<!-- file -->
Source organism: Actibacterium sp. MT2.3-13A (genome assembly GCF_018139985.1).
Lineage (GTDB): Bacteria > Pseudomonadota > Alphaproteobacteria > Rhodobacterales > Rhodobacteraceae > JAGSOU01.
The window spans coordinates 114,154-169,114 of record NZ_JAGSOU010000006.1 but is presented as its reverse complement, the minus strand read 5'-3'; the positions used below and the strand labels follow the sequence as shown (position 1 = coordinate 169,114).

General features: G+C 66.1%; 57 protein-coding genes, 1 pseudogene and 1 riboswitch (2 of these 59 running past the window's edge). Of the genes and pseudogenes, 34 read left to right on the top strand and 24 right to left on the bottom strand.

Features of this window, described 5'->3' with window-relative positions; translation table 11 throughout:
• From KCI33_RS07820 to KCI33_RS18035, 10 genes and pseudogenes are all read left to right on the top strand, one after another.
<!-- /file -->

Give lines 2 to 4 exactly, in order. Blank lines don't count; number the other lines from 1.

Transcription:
Lineage (GTDB): Bacteria > Pseudomonadota > Alphaproteobacteria > Rhodobacterales > Rhodobacteraceae > JAGSOU01.
The window spans coordinates 114,154-169,114 of record NZ_JAGSOU010000006.1 but is presented as its reverse complement, the minus strand read 5'-3'; the positions used below and the strand labels follow the sequence as shown (position 1 = coordinate 169,114).

General features: G+C 66.1%; 57 protein-coding genes, 1 pseudogene and 1 riboswitch (2 of these 59 running past the window's edge). Of the genes and pseudogenes, 34 read left to right on the top strand and 24 right to left on the bottom strand.